No one stays long in Rotterdam. Boats, goods and people are always on the move in and out of the Dutch port city. Alice is an exception, an English immigrant whose ship washed ashore seven years ago and never took to sea again. She doesn’t like the city, but neither does she want to leave. Her ex-boyfriend Josh came with her, but after meeting his sister Fiona, Alice realised she was gay and left Josh for Fi. The women set up home in Rotterdam, couched in comfortable, domestic bliss for the last several years. Now a few nights before New Year’s Eve, Alice agonises over a coming out email to her parents back home. As she’s about to click send, Fi has her own coming out – she’s not a gay woman, she’s a man called Adrian trapped in a woman’s body.
Alice’s secure life begins to come loose from its moorings as she tries to support Adrian’s transition. Her brave face can only hold up for so long as she is left in his wake in Jon Brittain’s Rotterdam. The fragility of their relationship is much more moving than any televised exposé for the masses. Even though some scenes are a touch overwritten, the ebb and flow of this delicate situation is exquisitely captured.
Brittain’s use of perfectly balanced perspectives makes it impossible to take sides as Adrian and Alice’s issues become increasingly at odds – a commendable decision that’s difficult to execute in writing. Both are inherently self-absorbed, and both have genuine grievances with the other. The nuance in the storyline lies in their interactions, and two minor characters provide a wider view of their microcosm that feels devastatingly huge. All four characters have quietly powerful speeches and moments where they try to understand each other despite their needs being at odds with someone else’s experience. These characters are wonderfully flawed humans trying their best to navigate an unfamiliar situation; Brittain’s ability to foster audience empathy through their spectrum of emotions and occasional bad behaviour is spot on.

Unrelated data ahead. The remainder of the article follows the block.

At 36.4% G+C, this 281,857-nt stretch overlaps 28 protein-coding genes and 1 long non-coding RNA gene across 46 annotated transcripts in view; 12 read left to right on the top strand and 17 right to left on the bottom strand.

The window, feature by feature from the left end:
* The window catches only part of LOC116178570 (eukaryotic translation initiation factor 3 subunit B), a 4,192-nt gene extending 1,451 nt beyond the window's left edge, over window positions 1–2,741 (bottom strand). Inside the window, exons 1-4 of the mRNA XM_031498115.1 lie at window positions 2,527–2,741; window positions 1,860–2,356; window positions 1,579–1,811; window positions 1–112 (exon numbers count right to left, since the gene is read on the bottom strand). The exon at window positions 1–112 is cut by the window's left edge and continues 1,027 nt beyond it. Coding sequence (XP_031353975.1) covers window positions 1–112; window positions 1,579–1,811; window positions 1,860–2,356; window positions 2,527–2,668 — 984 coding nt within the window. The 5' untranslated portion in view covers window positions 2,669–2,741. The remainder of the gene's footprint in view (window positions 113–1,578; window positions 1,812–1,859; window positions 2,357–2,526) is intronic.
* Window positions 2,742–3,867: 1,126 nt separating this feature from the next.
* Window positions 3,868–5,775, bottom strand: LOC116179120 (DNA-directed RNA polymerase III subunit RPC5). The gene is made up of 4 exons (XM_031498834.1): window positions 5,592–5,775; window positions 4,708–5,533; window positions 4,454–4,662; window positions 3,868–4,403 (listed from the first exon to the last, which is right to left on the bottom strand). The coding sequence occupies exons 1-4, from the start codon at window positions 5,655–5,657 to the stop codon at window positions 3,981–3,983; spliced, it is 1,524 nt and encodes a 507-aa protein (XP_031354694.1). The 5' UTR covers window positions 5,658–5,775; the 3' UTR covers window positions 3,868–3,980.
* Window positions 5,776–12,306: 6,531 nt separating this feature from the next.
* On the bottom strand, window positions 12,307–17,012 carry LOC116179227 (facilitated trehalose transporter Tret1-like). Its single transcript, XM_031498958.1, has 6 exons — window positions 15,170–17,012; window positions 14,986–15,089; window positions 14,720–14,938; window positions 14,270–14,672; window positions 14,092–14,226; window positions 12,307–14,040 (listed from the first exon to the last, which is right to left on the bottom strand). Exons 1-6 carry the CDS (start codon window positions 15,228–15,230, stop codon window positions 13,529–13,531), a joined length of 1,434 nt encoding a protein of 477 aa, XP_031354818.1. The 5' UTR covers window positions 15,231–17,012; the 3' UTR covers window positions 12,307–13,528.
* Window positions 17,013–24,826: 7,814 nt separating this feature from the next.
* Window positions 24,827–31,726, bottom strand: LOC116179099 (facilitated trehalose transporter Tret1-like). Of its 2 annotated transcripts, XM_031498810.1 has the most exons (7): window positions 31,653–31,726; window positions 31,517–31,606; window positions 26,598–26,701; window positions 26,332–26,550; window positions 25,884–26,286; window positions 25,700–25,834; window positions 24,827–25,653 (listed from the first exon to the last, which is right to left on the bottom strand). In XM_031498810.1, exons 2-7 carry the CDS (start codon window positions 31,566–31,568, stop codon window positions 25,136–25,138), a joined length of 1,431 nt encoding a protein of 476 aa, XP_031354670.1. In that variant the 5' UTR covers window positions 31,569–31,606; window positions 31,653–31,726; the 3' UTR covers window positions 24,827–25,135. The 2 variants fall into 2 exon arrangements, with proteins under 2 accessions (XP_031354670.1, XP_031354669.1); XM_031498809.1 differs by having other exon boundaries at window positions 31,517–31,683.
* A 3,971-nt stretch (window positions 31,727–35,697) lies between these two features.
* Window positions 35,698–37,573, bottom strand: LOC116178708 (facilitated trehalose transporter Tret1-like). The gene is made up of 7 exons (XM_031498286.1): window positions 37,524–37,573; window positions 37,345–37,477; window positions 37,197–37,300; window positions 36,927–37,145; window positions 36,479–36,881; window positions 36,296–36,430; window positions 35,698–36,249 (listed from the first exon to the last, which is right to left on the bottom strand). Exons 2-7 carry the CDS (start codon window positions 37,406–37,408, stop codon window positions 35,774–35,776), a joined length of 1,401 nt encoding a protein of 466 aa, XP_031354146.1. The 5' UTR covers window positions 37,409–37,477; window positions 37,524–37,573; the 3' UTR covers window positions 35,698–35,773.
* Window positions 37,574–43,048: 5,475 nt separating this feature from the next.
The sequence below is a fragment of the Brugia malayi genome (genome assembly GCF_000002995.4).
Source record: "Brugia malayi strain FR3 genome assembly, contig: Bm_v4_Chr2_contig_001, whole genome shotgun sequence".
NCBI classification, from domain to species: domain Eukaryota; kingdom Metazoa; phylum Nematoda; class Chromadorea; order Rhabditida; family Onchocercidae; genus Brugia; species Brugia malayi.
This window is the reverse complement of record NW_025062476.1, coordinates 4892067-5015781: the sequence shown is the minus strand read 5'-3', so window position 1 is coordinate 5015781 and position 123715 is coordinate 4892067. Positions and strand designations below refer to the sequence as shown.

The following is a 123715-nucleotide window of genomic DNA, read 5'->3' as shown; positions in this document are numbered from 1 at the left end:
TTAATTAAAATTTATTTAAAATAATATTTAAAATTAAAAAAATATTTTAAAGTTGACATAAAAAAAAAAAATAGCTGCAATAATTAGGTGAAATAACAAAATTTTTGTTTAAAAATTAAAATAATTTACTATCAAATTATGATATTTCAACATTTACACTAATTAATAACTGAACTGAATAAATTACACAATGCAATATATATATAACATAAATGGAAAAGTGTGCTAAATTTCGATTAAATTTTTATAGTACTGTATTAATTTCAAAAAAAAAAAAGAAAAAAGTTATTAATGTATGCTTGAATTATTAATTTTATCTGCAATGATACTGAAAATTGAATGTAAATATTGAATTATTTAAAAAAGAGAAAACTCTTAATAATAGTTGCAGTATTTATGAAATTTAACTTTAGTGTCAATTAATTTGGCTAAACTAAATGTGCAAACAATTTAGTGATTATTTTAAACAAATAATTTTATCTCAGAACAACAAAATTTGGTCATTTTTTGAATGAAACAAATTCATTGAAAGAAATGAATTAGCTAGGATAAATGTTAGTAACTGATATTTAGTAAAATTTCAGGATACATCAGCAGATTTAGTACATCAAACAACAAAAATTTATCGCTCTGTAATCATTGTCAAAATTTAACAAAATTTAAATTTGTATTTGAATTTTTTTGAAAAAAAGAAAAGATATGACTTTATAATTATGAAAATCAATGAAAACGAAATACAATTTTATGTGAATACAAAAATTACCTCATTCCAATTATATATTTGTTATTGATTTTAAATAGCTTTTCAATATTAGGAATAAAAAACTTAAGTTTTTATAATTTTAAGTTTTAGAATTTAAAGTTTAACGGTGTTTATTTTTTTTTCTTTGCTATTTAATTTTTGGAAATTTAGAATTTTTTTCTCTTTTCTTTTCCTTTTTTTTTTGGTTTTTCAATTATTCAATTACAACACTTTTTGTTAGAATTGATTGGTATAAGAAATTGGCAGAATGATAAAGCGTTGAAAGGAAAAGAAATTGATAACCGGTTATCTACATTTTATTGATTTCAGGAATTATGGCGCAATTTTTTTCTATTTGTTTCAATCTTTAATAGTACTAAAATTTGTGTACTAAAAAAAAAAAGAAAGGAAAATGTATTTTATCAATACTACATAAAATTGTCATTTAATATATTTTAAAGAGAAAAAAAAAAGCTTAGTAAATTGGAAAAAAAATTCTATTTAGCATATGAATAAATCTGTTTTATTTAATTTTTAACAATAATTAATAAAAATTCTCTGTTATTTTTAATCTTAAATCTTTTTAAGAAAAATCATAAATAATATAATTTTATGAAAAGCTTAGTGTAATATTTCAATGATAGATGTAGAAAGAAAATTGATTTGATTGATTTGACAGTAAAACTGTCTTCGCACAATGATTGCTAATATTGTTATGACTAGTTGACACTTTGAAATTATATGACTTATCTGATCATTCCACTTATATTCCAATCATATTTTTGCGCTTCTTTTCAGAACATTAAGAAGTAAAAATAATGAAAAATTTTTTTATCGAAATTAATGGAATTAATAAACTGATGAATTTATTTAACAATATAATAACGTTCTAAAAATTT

Alice McCarthy and Anna Martine as Alice and Fi/Adrian are phenomenal. Jessica Clark is Lelani, Alice’s much younger, distracting lesbian colleague full of energy, life and good intentions. Ed Eales-White as Josh has a lovely, quiet patience and dogged determination to stick by the couple even though he had been hurt so badly all those years ago.
Though some moments are a bit overly explanatory about family relationships and trans experience, they are easily forgiven in light of the fully believable characters. Though this isn’t an “awareness” piece per say, the humanity and insight into transgender transition Rotterdam provides is hugely important and valuable.
Rotterdam runs through 27th July.
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